News Analysis – November 2014

General News Summary

With Friends Like These….

An unnamed White House’s high source commented to a prominent journalist and the acrimonious exchange that inevitably followed, in late October, on the encouraging side U.S. agreement to provide Israel with additional F-35 aircraft.

In an article by Jeffrey Goldberg published in the Atlantic magazine, the anonymous White House source called Israeli Prime Minister “a chickenshit” and that he “has no guts.” According to the sources, the Israeli leader was “afraid to launch wars,” which was “a good thing.”  The “bad thing” is that Netanyahu isn’t trying to make peace with the Palestinians, and that his sole concern is holding on to office, the source continued.

Despite the expected denial from a White House spokesperson, who said the comments do not express the Obama administration’s view, and a phone call from Kerry, the damage had been done.  Netanyahu, in a speech to the Knesset hours after the comments were published, said that he was “under attack for defending Israel,” insisting that Israel’s relationship with its U.S. ally remained stable and strong. “Our supreme interests, chiefly the security and unity of Jerusalem, are not the main concern of those anonymous officials who attack us and me personally, as the assault on me comes only because I defend the State of Israel,” he said.

Shortly before the Goldberg article was published, reports surfaced indicating the Defense Minister Moshe (Bogie) Ya’alon had been snubbed during a recent Washington visit.  The Israeli minister was not given meetings with Vice President Joe Biden and Secretary of State John Kerry, ostensibly due to scheduling difficulties, and met solely with his U.S. counterpart, Secretary of Defense Chuck Hagel and Samantha Power, the U.S. ambassador to the U.N.  In the past, Ya’alon has been sharply critical of Kerry, calling the U.S. diplomat “obsessive and messianic.”

The war of words – which has been described by some commentators as the lowest point in decades in the ties between the two countries – crisis or not, what effect is the obvious ill-feeling likely to have on Washington’s behavior vis-a-vis Israel over the last two years of the Obama administration? Barak Ravid, diplomatic correspondent of the respected, left-leaning Haaretz Hebrew daily, thinks that close security and intelligence cooperation, is likely to continue.  But, Ravid says, American diplomatic defense of Israel “will not be immediate and obvious.”  The Americans will not openly contest the diplomatic offensive Palestinian President Mahmoud Abbas is launching at the U.N. — but they may continue to use their Security Council veto in defense of Israel.  Nor are the Americans likely to openly contest European moves involving sanctions against Israel’s West Bank settlements.

Elections in the Air

There’s a growing feeling that Prime Minister Netanyahu is planning for early elections in the hope that he’ll be able to assemble a coalition more to his liking than the current one.  Rumors are rife that the prime minister will call for new primaries to confirm his leadership of his Likud party before the end of the year and for early elections in the spring.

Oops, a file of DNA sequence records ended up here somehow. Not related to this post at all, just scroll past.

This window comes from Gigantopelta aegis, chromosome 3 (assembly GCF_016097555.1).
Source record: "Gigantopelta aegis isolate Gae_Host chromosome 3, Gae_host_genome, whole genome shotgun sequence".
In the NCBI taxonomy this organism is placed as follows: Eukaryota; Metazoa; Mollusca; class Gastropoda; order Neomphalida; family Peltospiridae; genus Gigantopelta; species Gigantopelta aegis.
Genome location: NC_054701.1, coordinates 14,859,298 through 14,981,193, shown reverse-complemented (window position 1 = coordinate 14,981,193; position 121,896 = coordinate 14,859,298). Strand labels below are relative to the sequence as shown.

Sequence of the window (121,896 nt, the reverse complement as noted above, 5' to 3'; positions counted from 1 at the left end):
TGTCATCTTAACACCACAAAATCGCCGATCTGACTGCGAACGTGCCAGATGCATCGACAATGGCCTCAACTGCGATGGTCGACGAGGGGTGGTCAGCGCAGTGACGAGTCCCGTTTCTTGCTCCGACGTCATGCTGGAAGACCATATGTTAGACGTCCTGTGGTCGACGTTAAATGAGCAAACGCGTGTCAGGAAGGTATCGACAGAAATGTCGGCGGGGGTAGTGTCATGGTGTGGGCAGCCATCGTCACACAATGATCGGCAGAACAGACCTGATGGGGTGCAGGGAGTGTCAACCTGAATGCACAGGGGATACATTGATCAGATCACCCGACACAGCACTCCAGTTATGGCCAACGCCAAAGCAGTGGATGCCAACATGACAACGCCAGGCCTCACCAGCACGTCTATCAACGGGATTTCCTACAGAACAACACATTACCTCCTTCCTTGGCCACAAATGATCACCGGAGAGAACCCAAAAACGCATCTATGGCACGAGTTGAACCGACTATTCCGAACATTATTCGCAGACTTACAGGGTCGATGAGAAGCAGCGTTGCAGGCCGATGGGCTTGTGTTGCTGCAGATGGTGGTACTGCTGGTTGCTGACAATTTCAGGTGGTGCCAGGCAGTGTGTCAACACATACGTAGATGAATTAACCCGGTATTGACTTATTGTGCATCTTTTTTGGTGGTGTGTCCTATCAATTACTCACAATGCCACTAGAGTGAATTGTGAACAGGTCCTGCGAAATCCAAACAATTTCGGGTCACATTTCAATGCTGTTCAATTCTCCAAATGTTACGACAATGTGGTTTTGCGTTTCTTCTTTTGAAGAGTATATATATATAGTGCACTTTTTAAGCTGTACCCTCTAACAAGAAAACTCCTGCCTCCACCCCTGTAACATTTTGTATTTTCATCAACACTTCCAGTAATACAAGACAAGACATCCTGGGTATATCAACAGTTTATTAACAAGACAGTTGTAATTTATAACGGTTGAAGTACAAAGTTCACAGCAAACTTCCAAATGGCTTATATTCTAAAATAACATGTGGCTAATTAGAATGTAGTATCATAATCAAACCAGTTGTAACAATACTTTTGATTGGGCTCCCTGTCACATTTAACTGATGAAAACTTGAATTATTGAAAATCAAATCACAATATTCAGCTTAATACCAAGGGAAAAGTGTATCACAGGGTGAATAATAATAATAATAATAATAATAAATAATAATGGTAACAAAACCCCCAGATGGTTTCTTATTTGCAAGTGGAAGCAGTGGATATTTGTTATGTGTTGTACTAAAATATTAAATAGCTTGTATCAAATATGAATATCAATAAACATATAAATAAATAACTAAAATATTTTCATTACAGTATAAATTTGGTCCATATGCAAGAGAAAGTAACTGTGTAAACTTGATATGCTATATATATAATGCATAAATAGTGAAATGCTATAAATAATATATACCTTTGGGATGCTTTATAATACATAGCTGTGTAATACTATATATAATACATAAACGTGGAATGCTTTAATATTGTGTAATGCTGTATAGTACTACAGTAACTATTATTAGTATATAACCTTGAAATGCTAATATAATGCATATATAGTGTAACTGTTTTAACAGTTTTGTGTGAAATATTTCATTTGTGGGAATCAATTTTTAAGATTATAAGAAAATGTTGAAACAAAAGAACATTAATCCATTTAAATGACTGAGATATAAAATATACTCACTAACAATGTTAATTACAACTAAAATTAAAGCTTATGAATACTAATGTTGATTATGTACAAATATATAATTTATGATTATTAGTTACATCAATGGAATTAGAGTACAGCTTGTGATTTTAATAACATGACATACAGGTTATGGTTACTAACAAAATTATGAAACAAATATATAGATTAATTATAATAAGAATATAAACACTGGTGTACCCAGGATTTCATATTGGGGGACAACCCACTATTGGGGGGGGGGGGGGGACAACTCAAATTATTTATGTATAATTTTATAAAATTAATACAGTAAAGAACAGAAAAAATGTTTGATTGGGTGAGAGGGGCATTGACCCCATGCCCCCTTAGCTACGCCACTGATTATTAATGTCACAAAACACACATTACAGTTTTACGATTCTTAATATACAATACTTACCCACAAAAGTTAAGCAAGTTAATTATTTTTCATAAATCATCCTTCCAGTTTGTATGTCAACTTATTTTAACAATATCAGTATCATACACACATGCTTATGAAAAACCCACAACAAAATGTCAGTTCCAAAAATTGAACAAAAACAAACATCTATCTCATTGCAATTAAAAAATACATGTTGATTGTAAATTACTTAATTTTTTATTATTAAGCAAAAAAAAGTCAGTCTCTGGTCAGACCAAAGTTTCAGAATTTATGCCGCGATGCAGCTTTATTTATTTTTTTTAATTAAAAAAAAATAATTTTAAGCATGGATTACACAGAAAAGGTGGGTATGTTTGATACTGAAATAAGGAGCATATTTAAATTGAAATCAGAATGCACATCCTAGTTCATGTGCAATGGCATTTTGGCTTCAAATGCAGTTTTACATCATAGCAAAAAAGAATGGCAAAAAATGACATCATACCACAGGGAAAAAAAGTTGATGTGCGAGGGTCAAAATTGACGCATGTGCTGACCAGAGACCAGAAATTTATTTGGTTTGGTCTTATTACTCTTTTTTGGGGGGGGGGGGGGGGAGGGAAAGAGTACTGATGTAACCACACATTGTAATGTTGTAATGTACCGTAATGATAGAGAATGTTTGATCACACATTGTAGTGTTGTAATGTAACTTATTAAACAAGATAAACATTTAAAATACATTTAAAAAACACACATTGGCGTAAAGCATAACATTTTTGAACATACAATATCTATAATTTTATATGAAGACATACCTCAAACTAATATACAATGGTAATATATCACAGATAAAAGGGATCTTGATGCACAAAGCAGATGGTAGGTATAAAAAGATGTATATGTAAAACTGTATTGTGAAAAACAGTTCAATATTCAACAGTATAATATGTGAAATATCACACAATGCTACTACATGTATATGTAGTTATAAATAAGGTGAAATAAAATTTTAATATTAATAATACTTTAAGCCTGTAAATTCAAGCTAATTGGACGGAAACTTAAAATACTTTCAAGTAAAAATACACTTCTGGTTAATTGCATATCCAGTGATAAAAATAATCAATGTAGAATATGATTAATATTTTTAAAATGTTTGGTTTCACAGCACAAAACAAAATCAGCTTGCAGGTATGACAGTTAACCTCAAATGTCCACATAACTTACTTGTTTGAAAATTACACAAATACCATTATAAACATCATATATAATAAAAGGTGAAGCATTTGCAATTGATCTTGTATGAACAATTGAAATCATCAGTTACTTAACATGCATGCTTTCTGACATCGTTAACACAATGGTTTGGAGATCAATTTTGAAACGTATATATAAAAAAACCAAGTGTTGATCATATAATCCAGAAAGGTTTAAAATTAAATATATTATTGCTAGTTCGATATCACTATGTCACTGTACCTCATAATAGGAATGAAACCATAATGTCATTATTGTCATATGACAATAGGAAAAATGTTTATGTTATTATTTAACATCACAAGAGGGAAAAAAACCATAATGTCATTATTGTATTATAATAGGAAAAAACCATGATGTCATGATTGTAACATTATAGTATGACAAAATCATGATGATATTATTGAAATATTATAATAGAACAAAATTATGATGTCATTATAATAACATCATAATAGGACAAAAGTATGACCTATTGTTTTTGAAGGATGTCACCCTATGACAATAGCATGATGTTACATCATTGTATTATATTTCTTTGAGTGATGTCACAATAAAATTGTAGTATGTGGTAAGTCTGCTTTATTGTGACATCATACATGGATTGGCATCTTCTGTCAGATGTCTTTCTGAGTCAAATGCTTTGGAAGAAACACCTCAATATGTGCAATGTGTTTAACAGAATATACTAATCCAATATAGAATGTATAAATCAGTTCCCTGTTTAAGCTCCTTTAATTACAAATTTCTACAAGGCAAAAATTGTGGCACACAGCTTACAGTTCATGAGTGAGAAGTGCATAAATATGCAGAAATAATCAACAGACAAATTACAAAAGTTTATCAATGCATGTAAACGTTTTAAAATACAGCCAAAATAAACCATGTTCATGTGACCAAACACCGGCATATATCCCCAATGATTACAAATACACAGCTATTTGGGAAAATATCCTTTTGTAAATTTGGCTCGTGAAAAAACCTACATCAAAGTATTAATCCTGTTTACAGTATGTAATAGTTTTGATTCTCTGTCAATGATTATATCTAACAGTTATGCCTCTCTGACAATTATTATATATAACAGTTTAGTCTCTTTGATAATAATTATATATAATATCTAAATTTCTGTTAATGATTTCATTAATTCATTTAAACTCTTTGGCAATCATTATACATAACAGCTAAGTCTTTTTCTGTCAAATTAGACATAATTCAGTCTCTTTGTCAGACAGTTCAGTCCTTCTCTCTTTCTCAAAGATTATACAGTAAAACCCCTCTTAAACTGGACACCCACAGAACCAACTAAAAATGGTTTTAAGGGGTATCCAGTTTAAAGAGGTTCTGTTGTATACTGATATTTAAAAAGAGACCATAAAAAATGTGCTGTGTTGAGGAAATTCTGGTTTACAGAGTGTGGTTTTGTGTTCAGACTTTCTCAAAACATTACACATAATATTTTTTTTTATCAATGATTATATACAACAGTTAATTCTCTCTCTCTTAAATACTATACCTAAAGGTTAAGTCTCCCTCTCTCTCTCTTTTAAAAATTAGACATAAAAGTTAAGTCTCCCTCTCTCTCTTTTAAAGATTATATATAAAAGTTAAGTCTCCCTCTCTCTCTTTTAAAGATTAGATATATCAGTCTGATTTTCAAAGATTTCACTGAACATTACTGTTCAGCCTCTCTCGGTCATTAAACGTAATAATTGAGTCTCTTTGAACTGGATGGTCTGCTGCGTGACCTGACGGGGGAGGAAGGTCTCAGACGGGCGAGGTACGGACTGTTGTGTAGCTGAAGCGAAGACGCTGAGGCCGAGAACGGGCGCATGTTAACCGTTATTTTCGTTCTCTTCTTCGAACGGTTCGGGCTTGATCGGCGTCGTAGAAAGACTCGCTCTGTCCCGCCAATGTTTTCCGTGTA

At the same time the center-left bloc, which includes not only the opposition Labor party but coalition members Yesh Atid headed by Finance Minister Yair Lapid and Justice Minister Tzipi Livni’s Hatnuah, are looking for ways to unify enough to block Netanyahu’s apparent plan to build his next coalition with the rightist Habayit Hayehudi headed by Economics Minister Naftali Bennett, a current coalition partner, and ultra-Orthodox parties which were excluded from the incumbent coalition.

There have been various reports of meetings between Netanyahu or his aides with ultra-Orthodox Shas and Degel Hatorah, and a noticeable improvement in the prime minister’s relations with Bennett, a former close associate and sometimes bitter rival for right-of-center support.

Netanyahu may have been attracted to the idea of early elections by the departure of Likud Interior Minister Gideon Sa’ar, who in early November left the Knesset and politics (for the moment, at least) and the re-emergence of popular former Likud Communications Minister Moshe Kahlon, who recently said that he was returning to active politics after a self-imposed break from the Likud party and the Knesset.  Sa’ar and Kahlon, both young and attractive right-of-center personalities, could pose a serious threat to Netanyahu’s hegemony – if they decide to do so.

The prime minister must also feel threatened by the growing strength in opinion polls of Bennett and his Habayit Hayehudi party whose top man, Bennett, does nothing to hide his aspirations for the highest rank of national leadership.

In the wake of Netanyahu’s anticipated moves, the parties of the center-left are looking towards possible elections.  There’s been talk that Labor leader Yitzhak Herzog and Livni, the head of Hatnuah, have flirted with the idea of running together on a joint ticket, particularly since both of their parties draw on the same electorate for much of their support.

Jerusalem Violence